This morning Pontet Canet have led the charge of en primeur as they did in 2013, releasing prior to any major critic tasting their wines. Why? they trust their terroir, oscillating as it does with Lafite and Mouton Rothschild who have both just been scored 99-100 points from James Suckling. Rumours have been flying around this week that critics have reported they love Pontet Canet and a perfect score has been spoken about. However, unlike 2013, 2019 is a stellar vintage and Pontet Canet have made a brilliant move, releasing at a price we never expected to see again from a Chateau, their 2013 Euro release price, which equates to £732 per case of 12 or £366 per case of six today. That is £61 a bottle, a 29% discount to last year’s price of £1,038, a concession to market we heard murmured on the grapevine, but passed off as fiction, ‘they’d never leave that much money on the table’ we said! They have and it is a must buy for wine lovers and collectors. For investors it could be one of the best investments coming out of Bordeaux for a decade. Our friends in Bordeaux have all reported the wine is every bit the wine as 2018, 2016 and I have mentioned the rumours over tales of 2009 and 2010 perfection. Any Pontet Canet lover be alert, you will be buying 2016 and 2018 quality or higher at 2013 prices!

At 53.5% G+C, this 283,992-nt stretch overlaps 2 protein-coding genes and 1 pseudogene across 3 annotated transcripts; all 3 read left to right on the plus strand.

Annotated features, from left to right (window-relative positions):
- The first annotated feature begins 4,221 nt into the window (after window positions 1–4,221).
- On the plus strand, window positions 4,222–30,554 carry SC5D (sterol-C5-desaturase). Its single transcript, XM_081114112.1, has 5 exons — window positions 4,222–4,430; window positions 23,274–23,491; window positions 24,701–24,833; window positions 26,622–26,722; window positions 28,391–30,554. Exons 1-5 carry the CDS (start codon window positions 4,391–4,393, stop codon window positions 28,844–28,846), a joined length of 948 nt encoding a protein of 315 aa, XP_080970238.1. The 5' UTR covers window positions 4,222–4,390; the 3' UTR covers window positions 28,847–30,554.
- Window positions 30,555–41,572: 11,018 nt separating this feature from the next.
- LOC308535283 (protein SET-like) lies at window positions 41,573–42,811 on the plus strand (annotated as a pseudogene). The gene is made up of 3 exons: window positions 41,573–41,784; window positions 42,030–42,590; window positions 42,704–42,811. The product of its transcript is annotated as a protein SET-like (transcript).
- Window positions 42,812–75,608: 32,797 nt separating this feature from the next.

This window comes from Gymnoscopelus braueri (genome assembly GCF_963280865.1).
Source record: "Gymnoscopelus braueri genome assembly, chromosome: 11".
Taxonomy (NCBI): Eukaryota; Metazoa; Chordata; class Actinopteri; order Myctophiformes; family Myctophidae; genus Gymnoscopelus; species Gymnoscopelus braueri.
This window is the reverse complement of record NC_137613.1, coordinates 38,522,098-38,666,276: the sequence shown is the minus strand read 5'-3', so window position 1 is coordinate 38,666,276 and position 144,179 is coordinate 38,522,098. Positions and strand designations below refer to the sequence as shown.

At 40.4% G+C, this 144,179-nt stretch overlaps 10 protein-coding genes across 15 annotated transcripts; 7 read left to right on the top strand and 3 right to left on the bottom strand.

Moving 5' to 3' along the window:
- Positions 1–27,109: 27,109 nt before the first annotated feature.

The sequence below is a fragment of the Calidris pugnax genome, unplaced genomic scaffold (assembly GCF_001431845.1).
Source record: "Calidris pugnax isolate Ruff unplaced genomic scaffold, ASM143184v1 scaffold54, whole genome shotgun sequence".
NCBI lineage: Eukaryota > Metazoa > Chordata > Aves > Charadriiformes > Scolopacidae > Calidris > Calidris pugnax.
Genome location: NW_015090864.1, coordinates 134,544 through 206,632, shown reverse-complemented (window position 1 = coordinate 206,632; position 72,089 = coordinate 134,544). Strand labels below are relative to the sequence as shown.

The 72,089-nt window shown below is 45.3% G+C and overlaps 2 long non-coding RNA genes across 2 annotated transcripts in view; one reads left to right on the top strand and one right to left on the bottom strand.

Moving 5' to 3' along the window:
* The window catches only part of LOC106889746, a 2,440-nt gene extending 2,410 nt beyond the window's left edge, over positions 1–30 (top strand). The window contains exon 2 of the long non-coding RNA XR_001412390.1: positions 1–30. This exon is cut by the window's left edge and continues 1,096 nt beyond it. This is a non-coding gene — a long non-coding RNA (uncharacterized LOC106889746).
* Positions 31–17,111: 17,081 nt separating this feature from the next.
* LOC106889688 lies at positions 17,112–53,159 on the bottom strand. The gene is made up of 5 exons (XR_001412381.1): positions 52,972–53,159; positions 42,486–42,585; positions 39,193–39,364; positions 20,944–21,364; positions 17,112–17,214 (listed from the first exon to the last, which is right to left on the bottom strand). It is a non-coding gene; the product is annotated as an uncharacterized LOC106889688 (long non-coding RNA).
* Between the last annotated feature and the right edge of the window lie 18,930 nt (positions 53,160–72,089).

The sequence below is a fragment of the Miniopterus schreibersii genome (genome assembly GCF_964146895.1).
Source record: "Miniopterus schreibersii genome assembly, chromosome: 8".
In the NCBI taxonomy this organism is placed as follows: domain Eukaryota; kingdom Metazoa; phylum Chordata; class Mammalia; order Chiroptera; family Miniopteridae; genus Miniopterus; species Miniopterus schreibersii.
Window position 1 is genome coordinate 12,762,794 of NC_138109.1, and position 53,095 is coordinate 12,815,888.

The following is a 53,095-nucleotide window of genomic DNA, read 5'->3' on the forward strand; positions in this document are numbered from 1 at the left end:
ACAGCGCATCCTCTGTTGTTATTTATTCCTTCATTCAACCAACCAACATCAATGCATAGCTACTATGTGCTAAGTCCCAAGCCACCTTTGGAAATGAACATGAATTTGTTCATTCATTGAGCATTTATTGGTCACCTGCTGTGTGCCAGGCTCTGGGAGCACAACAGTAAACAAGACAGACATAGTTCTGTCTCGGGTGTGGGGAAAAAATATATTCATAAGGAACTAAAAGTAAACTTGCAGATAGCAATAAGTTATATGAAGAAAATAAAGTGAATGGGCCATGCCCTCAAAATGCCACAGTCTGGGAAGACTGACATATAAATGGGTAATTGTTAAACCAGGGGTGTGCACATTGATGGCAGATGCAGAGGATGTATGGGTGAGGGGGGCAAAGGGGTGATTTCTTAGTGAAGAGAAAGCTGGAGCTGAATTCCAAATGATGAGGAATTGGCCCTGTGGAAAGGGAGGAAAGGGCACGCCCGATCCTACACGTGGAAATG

As the table below demonstrates a Wine Advocate or Neal Martin score of 96-97 or above will render the wine hugely under-priced, offering an instant 20% upside, a score of 97-99 providing a possible 40% upside and a perfect score could see 100% return by the time it is physical in bottle. Pontet Canet sold out last year above £1,000, bravo to the Chateau they have listened to the market and at £61 a bottle Pontet Canet is always going to over perform in any vintage. In closing Lisa Perrotti-Brown of The Wine Advocate publicly said ‘Truly this is a milestone vintage for Pontet Canet.’, this I a wine to buy on rumour before it sells out.

Pontet Canet WAJSReleasePricePOP

Chateau Pontet Canet was put together by Jean-François Pontet, a powerful political figure in the 1720s and 1730s. The property passed to Pierre-Bernard de Pontet and the reputation of the wines flourished until his death in 1836. This moment marked a decline in the standard and price of the wine, which in turn, led to Pontet Canet being rated a Fifth Growth rather than a higher classification.

The property was purchased in 1865 by Herman Cruse and promptly installed the 23 year old Charles Skawinski, son of the owner of Chateau Giscours, to manage the property. Cruse invested heavily in the property including building a new chai, a new cuvier and constructing one of the few large underground cellars in the Medoc. The standard of the wines increased dramatically, often fetching as much as Third Growths wines or even occasionally Second Growths.

After the death of Cruse’s widow, the Cruse firm in Bordeaux ran the Chateau until a crisis forced its sale in 1975. Guy Tesseron purchased the Estate and it is now owned by his two sons, Alfred and Gérard, meaning that only three families have owned the property during its illustrious history.

Pontet Canet under the influence of Alfred has embraced organic winemaking techniques and was the first Château to earn the official Agence Bio (AB) organic certificate. These techniques coupled with the challenging gravel soil perfect for growing the grapes has made this into a wine that exceeds its Fifth Growth status and is unquestionably one of the leading Super Seconds.